Dude, Where’s My Car?
12 million shopping hours are expected to be spent looking for lost cars this month as forgetful motorists struggle to remember where they have parked their cars
12 million shopping hours are expected to be spent looking for lost cars this month as forgetful motorists struggle to remember where they have parked their cars - costing the economy £648 million in lost revenue as people search car parks instead of shopping shelves this Christmas.
In response to the problem Chevrolet, the car-maker synonymous with value for money, has produced the K.I.T.T.Y (Key Innovation That Talks to You) - a handy handbag-sized remote-controlled talking alert, which enables the car to shout a personalised message to its forgetful owner making it easier to locate their misplaced vehicle.
Research of over 1,000 motorists shows that over five and a half million motorists - one in five - say they lose their car at least once a fortnight with each driver spending an average of 5 hours and 13 minutes a year searching for it. One in four drivers say they have actually thought of reporting their car stolen after spending more than an hour looking only to realise that their memory had malfunctioned and their motor was in the car park all along.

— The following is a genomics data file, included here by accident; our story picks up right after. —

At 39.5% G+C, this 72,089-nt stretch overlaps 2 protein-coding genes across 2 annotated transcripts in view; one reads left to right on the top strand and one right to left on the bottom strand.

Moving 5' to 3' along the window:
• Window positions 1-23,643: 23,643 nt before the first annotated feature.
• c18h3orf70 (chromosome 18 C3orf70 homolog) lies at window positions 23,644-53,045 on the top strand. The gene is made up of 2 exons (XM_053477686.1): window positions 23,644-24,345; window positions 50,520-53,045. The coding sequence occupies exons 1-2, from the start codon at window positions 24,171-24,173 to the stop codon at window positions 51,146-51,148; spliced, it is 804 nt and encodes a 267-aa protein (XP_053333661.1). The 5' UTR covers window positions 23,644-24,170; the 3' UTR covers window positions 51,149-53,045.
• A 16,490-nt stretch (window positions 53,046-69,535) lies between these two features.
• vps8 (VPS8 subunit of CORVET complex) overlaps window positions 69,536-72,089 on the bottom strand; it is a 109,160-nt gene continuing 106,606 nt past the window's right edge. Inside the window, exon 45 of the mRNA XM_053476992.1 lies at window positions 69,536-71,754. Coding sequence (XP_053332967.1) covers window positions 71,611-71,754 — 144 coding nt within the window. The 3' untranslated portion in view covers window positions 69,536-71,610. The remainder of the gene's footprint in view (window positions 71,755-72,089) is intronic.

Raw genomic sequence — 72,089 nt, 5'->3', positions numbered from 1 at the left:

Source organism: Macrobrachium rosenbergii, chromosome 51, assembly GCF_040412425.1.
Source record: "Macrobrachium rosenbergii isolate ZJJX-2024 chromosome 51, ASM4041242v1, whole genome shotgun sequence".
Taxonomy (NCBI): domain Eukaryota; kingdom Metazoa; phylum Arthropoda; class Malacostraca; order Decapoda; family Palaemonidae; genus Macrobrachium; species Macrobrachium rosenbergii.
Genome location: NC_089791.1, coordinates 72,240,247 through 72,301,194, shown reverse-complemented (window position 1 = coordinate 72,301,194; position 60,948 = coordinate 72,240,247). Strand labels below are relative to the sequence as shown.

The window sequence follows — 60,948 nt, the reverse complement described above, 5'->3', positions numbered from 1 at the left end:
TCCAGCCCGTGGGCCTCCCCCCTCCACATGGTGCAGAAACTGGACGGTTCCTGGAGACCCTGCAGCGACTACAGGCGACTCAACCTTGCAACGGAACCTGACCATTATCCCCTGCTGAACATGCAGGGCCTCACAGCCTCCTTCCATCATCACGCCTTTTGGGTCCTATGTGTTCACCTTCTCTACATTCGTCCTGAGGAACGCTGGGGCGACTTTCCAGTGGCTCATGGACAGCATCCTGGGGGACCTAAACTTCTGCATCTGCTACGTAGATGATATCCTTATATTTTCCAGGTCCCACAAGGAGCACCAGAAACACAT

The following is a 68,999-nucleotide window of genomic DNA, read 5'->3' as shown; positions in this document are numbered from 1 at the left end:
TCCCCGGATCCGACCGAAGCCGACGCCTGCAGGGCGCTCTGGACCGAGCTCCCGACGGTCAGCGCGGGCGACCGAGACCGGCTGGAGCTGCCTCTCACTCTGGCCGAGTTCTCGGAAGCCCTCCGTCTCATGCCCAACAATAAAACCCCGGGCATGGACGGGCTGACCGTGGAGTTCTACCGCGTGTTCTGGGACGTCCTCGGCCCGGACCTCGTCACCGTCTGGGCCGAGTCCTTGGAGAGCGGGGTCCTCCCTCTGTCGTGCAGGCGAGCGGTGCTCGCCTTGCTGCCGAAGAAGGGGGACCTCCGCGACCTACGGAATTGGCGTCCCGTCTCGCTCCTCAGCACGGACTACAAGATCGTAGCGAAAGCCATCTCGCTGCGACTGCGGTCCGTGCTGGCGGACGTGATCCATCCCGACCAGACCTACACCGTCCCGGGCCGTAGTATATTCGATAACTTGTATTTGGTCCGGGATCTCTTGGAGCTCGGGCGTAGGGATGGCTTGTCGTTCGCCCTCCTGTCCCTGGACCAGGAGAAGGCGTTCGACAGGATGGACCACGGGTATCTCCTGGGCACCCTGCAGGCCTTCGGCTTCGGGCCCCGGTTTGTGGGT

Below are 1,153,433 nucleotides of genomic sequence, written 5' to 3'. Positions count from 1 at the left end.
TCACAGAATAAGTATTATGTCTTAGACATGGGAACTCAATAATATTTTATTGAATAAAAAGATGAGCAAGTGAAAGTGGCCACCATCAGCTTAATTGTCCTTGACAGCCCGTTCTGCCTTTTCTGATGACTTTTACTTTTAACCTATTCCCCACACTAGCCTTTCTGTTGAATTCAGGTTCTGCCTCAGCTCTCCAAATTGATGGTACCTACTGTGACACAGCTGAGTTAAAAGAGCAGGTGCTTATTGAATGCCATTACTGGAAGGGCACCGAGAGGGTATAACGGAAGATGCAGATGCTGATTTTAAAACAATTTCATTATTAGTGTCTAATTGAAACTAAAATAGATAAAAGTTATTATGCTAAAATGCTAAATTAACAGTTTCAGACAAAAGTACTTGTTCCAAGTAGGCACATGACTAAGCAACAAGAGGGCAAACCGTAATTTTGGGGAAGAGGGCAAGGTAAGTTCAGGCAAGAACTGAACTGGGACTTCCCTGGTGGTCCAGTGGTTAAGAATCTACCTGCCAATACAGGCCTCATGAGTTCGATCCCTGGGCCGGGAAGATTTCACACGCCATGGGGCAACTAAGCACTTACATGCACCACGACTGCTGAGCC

Drivers in the north west are the most forgetful losing their cars an average of 14 times a year closely followed by Scottish motorists (13 times a year) and Londoners (12 times a year). East Midland motorists are the least forgetful only losing their cars 7 times a year.
Susan Kalair of Chevrolet comments:
“Drivers waste so much valuable shopping time searching for their misplaced cars and up until now there hasn’t been any real solution to the problem. Hopefully our talking car will solve the problem - and give Christmas shoppers more time to hit the shelves - by helping people remember exactly where they left their car.”
The Chevrolet K.I.T.T.Y has a range of 183 metres and will be trialled in a number of cars over the Christmas shopping period to help put an end to drivers’ wayward car park wanderings.